Instead of a relatively static set of highly-curated pictures around a single topic, you get a highly-curated set of pictures that changes every day. And each photo now has a narrative caption written by the photographer. Fotopedia started experimenting with this more magazine-like approach in September with its HTML5 website and integration into Flipboard. You can see what the “Wild Friends” magazine looks like on the web also.
By focusing on one topic area per photozine (animals, Japan, national parks), Fotopedia hopes to attract advertisers with rich magazine-like ads.
Delivering fresh content every day should give users a reason to visit more than 2.4 times per month (wich is the average). Fotopedia will eventually convert all of its existing apps into the magazine format as well, and soon will add Facebook Graph integration, which will allow readers who opt in to show every page they are browsing in their Facebook Tickers.
Posted: 15 Dec 2011 07:38 PM PST
Some call them wackaloons, others visionaries, however any way you slice them the Founders Fund – consisting of Partners Peter Thiel, Luke Nosek, Brian Singerman, Derik Pridmore, Lauren Gross, Bruce Gibney, Sean Parker, Toby Prosky and others — is definitely an unconventional lot.
There is a well-worn saying that the only difference between a crazy person and an eccentric is money. Well, perhaps as a clue as the where the VC industry as a whole is going, Founders Fund just received $625 million (a IV fund larger than all its other funds combined) in order to invest what it holds to be world-changing ideas.
Maybe when you examine that philosophy closely, it’s not that unconventional. Partner Bruce Gibney tells me that Founders Fund basically adheres to the old VC model of “You can make a tremendous amount of money on companies that can solve difficult and important problems, and create durable value.” Gibney holds that only issue is the definition of what constitutes these companies changes over time.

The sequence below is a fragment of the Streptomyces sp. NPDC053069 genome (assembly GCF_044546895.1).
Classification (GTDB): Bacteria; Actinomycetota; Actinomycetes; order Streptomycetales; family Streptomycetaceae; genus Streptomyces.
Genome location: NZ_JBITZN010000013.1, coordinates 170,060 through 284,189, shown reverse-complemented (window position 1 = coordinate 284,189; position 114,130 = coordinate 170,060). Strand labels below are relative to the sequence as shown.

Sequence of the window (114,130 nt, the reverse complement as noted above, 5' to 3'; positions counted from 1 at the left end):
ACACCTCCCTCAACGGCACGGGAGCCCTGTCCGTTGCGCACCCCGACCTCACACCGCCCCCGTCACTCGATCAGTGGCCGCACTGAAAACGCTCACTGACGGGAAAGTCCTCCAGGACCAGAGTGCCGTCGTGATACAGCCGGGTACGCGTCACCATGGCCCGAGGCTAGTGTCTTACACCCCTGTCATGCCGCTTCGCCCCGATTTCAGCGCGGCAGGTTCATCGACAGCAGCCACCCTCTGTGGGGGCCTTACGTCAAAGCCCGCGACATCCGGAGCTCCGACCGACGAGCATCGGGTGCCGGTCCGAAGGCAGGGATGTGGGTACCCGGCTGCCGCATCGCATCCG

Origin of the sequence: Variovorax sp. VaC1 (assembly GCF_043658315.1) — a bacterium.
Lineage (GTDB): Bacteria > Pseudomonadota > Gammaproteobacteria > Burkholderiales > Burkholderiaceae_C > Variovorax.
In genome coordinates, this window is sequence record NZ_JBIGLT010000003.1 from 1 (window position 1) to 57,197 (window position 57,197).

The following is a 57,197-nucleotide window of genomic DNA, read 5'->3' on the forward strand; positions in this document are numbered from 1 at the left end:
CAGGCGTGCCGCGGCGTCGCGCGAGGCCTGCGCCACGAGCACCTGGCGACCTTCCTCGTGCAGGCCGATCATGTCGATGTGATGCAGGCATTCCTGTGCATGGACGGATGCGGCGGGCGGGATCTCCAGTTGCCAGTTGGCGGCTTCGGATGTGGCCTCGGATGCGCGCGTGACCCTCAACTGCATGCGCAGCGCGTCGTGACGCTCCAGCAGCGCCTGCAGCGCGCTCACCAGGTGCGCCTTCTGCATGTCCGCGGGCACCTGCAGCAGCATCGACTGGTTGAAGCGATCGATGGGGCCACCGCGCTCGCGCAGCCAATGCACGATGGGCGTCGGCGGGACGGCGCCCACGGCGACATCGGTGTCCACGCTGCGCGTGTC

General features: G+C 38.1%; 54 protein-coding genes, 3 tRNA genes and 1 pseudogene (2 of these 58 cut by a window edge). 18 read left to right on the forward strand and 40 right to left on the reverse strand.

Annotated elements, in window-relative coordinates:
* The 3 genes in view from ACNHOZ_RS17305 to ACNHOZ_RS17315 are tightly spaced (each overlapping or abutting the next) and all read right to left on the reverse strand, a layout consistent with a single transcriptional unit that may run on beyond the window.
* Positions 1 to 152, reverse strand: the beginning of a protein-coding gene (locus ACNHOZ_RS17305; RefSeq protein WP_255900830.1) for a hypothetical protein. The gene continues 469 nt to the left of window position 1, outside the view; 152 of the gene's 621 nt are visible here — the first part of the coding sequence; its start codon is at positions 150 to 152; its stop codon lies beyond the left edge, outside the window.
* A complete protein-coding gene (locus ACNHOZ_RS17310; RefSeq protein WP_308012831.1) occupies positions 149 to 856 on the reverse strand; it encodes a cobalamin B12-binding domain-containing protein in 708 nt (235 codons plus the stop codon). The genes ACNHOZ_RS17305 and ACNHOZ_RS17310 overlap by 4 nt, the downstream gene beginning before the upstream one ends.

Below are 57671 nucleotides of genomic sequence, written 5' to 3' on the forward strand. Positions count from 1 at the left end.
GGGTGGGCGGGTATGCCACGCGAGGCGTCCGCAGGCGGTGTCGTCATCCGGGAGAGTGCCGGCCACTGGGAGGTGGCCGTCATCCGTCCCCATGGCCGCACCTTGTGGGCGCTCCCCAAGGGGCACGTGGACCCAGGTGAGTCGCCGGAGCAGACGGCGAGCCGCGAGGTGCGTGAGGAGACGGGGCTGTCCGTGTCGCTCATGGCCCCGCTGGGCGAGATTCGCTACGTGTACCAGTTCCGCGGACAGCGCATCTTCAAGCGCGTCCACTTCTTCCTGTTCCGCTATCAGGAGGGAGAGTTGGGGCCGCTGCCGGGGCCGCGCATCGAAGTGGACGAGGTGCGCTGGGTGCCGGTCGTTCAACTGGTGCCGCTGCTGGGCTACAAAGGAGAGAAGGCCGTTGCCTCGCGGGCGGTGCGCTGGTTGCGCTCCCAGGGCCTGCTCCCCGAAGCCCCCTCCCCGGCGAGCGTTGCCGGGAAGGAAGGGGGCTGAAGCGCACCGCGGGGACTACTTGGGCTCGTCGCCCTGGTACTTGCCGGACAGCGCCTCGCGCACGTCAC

Gibney tells me that the fund intends to create enormous value independent of market conditions, not just dropping cash into a company because Google needs a product or there’s an S-1 bubble.
People are too focused on readily graphable metrics according to Gibney, “The acme of this was a year ago, when you polled people who invested in Groupon, many of them had strong opinions what would happened a year from now, but no opinion about where the company would be in 10 years,” he says. “People have become so focused on near-term metrics, that they don't consider the long-term prospects for the business.”
Refusing to think ten years ahead because you’re too worried about having a short-term success — essentially optimizing your resume for three years from now — can be disastrous to a VC portfolio. Gibney thinks VCs are more diligent when there’s skin in the game — “When .2% of fund is out-of-pocket, a VC invests with much less seriousness than when its 10% percent.” For the record, Founders Fund’s newest fund is 20% out-of-pocket.
“If you walked up and down Sand Hill Road with a basket of securities, and the business plans not logos, of Google, Apple, Microsoft, Genetich, synthetized insulin, and a basket of derivative follow on consumer Internet stocks, and you asked people on Sandhill Road which basket you'd like to choose … the depressing answer is that they'd take from the second basket.”
Sure the value proposition of big-idea Founders Funded companies like SpaceX, Palantir, and Genentech takes intellectual effort to understand. The problem no longer is “Can we get distribution?” But rather, “Does it work?”
When asked what kinds of companies the new $625M fund is likely to finance, Gibney asserted that Founders Fund wasn’t necessarily against consumer Internet companies despite its outspokenness, “The consumer internet of our time is consumer internet, but it will look like nothing that came before,” he said. “It is ludicrous to think that one of the most powerful technologies that we've ever created is tapped out after 15 years. It might be fashionable to say so, but it's not true.”
Healthcare and AI were also on Gibney’s wishlist, as were “industries that have been practiced for generations as art, yet now we have enough information to practice them as a science.”
“The complexity of the problems we face as a species may exceed our ability to solve them,” Gibney said, urging entreprenuers and VCs to shoot for the difficult problems. “We know a lot of problems, and a lot of people who can solve them. It’s a great time to be in VC but that's not how people are behaving,” he says.
“Groupon is the acme or nadir of this phenomenon,” Gibney emphasized, bringing up the fact that out of $15 billion of venture capital expenditure last year, one billion went into Groupon, “[This suggests] Groupon either is the best idea ever, –which may be true — or people don’t really know where to put that money.”